Building strong community relationships has been the cornerstone of Greg Gullberg’s journalism career. Gullberg has been able to break many big stories through trusted sources. Those relationships are built on mutual trust and respect. Greg Gullberg believes that it is always best to get information on-record, but there are times when a source must be kept confidential.
Protection of anonymous sources in the field of journalism can be a complex topic. On one hand, it is vitally important not only to the field of journalism, but to the integrity of the nation’s news and justice systems, that citizens feel journalists can provide important, accurate information to news outlets without fear of professional or personal backlash. However, law enforcement officials may find themselves in desperate need of contacting a journalist’s confidential source in order to solve or further the investigation a case, leaving the journalist in a difficult position.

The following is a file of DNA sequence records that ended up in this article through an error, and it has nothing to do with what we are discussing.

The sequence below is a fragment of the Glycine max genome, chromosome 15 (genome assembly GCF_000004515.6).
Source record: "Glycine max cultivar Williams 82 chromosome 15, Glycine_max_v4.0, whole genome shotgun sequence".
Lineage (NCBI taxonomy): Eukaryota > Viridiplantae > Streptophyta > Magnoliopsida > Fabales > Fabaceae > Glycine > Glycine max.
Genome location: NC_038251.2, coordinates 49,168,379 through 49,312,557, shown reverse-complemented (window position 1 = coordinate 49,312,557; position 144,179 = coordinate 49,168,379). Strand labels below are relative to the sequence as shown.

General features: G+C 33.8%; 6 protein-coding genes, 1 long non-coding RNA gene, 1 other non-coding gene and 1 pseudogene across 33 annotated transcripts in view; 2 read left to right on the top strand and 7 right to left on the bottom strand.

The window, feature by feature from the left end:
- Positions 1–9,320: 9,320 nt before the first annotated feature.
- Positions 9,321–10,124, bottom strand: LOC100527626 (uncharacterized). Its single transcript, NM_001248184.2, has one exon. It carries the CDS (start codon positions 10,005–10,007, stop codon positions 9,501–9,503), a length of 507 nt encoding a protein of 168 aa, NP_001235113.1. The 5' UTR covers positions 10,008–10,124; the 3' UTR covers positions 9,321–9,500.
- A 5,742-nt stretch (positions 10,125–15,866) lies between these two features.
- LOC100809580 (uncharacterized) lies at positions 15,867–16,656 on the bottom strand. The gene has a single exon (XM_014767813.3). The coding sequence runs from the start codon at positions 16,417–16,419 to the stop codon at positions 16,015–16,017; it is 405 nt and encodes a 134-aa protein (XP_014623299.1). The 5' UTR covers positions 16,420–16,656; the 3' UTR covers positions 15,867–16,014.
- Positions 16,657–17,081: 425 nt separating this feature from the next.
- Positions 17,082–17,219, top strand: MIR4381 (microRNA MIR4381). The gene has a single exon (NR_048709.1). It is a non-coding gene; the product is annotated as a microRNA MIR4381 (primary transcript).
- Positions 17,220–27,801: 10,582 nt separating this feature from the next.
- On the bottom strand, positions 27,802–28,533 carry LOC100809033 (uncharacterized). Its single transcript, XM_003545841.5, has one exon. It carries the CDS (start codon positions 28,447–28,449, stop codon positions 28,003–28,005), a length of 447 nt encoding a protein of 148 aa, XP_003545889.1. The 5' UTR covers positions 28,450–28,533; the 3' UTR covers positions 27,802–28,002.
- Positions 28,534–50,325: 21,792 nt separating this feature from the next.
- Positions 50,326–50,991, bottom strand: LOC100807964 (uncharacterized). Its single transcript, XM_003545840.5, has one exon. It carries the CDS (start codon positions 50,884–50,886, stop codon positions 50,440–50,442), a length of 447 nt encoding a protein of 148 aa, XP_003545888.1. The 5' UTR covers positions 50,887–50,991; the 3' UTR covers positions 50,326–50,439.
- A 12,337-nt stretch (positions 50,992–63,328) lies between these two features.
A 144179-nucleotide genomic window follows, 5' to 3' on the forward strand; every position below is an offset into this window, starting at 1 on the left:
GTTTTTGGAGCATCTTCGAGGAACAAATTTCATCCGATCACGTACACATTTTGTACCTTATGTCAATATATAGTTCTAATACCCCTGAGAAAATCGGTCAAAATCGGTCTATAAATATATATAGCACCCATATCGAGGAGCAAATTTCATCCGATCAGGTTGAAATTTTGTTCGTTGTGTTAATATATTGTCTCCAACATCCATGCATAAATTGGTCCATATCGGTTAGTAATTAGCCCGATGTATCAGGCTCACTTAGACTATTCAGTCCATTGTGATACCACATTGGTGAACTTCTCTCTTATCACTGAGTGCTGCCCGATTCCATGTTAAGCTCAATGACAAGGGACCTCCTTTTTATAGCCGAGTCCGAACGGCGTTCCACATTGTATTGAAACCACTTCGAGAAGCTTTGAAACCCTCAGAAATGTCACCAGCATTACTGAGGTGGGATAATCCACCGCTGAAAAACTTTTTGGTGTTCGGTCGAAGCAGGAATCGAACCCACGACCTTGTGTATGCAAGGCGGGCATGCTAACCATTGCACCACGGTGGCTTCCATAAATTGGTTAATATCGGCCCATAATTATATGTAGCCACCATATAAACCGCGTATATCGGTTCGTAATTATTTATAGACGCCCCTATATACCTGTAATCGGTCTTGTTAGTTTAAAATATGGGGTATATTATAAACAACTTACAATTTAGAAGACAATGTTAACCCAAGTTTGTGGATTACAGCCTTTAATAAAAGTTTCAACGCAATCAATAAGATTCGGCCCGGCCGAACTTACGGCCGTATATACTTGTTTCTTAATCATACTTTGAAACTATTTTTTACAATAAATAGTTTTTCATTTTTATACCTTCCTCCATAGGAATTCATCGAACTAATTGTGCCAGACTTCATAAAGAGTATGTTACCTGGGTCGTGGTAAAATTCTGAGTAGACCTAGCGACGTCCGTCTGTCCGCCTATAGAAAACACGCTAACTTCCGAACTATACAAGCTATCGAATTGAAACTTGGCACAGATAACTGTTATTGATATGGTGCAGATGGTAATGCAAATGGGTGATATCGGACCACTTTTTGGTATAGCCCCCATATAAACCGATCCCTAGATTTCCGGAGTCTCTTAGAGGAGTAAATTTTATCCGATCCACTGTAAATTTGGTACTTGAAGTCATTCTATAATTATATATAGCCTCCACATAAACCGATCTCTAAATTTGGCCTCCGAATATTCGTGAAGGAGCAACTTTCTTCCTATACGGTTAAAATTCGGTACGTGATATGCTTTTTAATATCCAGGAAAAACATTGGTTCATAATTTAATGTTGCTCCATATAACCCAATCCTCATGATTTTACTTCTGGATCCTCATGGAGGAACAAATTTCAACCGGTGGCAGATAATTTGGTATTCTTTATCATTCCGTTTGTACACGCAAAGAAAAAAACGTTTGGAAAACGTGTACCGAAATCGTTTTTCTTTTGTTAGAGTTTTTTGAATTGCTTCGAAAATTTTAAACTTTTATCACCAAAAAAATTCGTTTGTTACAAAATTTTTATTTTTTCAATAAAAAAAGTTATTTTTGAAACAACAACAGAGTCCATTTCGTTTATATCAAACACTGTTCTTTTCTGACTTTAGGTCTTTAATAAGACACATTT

Various states have passed legislation in this area, such as the Colorado Press Shield Law, which prevents journalists from being subpoenaed and forced to reveal anonymous sources. The law was at the center of the James E. Holmes case in 2013. Holmes had been charged as the man responsible for the Aurora, Colorado, movie theater shooting. During the investigation, New York reporter Jana Winter cited two anonymous police officers as describing one of the suspect’s journals as full of plans for a mass shooting. The journal had allegedly been mailed by Holmes to a psychiatrist prior to the shooting.
As the case moved to trial, Judge Carlos Samour, Jr., stated that if Winter was called to trial and did not reveal the names of her sources, she could face up to six months in prison. The announcement sent shock waves throughout the field. Ultimately New York courts, with some of the nation’s most protective shield laws, prevented Winter from taking the stand. Holmes, meanwhile, was sentenced to life in prison, with an additional sentence of 3,318 years.